Milk ~ 4 Tbsp
Saffron ~ few strands

Salt ~ to taste
Oil ~ Cooking oil preferably Canola or Ghee
Ghee ~ 1 tbsp

Whole Spices for tempering

Bay Leaf ~ 5
Whole Red Chili ~ 15 -- Do not crack the red chili, use whole, this brings you the smell of the spice without excess heat. Depending on your spice level decrease this quantity
Black Peppercorn ~ 3 tsp whole is better or use 1 tbsp of pepper powder
Cardamom ~ 2 Black + 5 green
Clove ~ 10
Cinnamon Stick ~ 1 stick

How I Did It

Step 1

Grind to a dry powder the spices listed under "Grind to Dry Powder"

Step 2

Heat Oil

Lightly fry the 5 cup of onion + 12 clove of garlic + 2" piece of ginger until onion is soft and pink
Cool and make a paste.
Add to this 1 cup of yogurt and blend well

Traditional Route: Don't fry onion, garlic, ginger, just make a paste of above. However my raw onion paste sometimes gets bitter so I prefer this.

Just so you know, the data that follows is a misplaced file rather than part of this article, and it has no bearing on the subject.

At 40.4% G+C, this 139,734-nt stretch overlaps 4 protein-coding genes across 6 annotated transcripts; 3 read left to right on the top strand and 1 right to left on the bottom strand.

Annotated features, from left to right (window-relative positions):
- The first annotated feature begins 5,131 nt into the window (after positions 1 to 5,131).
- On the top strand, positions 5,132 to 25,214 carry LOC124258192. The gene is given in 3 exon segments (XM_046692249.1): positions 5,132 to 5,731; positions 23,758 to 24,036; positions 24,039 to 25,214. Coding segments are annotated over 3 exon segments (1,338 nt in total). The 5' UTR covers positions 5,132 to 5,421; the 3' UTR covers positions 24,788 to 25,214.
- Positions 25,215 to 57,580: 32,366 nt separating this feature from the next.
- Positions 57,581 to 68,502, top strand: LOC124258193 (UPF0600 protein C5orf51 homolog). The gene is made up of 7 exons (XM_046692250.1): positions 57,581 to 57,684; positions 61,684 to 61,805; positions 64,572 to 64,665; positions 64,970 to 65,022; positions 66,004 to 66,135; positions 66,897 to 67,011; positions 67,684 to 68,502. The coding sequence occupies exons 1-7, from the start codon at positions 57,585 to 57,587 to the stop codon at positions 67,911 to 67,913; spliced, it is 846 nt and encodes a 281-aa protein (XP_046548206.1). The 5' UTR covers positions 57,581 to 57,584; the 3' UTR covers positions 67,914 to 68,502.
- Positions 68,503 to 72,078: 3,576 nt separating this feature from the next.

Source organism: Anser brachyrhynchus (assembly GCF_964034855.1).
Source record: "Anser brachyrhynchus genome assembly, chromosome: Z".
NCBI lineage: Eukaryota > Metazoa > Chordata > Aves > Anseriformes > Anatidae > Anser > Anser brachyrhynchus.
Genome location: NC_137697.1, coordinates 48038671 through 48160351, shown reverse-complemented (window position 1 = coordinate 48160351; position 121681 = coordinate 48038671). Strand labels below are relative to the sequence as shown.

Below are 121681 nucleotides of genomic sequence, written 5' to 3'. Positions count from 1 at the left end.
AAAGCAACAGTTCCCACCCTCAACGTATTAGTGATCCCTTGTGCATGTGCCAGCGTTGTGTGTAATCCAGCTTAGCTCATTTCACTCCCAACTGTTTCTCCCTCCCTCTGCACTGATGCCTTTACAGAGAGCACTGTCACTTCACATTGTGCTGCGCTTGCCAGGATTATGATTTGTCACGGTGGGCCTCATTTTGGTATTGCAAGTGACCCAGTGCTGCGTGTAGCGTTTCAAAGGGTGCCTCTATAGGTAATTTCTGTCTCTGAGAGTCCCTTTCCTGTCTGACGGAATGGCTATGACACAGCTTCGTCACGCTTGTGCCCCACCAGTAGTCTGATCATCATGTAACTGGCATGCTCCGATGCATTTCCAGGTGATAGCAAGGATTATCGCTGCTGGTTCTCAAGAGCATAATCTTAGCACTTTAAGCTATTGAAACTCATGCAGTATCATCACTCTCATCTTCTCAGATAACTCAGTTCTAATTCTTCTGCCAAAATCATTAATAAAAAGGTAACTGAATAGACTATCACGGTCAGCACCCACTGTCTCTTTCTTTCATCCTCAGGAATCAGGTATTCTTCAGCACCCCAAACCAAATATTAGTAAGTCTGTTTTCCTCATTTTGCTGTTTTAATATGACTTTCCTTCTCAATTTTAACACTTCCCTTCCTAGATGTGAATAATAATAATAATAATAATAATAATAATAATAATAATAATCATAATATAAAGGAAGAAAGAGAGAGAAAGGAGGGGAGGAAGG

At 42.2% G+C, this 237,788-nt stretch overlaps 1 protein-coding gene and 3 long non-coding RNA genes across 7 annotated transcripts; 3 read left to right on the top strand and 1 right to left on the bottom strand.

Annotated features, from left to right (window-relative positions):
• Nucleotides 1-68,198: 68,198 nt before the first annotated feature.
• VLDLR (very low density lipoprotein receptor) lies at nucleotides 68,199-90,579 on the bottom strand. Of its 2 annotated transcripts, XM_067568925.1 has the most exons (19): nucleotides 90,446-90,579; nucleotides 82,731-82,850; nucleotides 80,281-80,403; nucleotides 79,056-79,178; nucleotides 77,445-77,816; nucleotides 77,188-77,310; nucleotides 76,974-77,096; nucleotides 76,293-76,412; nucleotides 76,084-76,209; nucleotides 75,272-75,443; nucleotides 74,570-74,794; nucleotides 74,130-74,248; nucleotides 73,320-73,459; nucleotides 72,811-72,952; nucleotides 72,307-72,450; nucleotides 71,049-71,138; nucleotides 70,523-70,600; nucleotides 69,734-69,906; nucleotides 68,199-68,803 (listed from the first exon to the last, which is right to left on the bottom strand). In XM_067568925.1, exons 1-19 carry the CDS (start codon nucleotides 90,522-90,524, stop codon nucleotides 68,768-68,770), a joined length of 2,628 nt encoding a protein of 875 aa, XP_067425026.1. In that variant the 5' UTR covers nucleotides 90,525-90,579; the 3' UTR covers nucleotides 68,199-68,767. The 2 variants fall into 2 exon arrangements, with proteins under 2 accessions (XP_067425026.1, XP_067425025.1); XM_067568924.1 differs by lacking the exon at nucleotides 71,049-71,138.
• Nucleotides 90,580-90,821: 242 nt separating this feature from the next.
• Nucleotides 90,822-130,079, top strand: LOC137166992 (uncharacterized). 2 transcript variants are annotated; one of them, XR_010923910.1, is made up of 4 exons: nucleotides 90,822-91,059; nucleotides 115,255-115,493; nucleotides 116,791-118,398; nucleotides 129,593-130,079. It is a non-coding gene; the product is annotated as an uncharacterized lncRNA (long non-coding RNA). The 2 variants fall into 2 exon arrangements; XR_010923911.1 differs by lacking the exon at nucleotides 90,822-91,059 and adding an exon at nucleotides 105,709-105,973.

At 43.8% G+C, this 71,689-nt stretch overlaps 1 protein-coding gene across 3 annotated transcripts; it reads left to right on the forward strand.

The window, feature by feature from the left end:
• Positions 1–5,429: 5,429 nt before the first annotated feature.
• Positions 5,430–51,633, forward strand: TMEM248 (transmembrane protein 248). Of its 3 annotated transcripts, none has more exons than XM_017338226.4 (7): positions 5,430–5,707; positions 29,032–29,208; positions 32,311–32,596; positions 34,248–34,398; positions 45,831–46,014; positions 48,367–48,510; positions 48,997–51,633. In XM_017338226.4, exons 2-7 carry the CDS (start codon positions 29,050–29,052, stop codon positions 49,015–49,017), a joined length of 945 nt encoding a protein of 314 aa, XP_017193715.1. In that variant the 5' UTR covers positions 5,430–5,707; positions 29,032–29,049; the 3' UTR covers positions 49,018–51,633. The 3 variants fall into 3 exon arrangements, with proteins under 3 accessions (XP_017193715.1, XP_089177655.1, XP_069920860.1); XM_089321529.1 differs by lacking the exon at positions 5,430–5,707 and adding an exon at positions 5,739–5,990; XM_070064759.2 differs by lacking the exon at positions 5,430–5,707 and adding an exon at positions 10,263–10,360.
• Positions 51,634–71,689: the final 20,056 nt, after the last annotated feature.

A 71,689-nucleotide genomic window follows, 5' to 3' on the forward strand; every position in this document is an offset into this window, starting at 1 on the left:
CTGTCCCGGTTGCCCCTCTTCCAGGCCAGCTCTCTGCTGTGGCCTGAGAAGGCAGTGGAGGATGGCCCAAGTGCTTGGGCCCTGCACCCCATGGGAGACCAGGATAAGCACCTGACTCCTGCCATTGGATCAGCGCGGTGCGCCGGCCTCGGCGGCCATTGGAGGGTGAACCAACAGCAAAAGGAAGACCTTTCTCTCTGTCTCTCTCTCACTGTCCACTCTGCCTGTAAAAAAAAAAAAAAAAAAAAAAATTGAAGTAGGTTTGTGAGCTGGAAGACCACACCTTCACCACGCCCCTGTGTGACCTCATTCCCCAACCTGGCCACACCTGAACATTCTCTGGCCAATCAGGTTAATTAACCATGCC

Step 3

In a big large mouthed bowl (or use an aluminum tray) add the washed and cleaned mutton pieces.
Add the paste + yogurt from Step 2
Add the dry spice powder from Step 1
Add salt to taste
Mix well
Let it rest for 2-3 hours, overnight is better.

Step 4

Heat Oil + 1 tbsp Ghee in a heavy bottomed large pan

Temper the Oil with all spices listed under Whole Spice. Add about 1/2 tsp of sugar.

When the spices sizzle add 1/2 of an onion sliced thin and fry till onion starts to brown
Add 2 tsp of Ginger Paste + 2 tsp of Garlic Paste and fry for couple of minutes
Traditional route: Skip this step

Remove the meat pieces from the marinade, shaking off any excess liquid and add to the pan. Saute the meat pieces till the raw pink coloring is gone. A lot of water will be released at this point and it will smell heavenly.

In a bowl beat about 2-3 cups of yogurt + cashew paste. I also add a little sugar to the yogurt. If your yogurt is very thick, add 1/2 Cup of water to thin it out.
Lower the heat and add this along with the remaining marinade to the pan. Mix everything nicely. Note: Use 3 cups yogurt for a lighter gravy, 2 cups for not too soupy one.

Add salt to taste.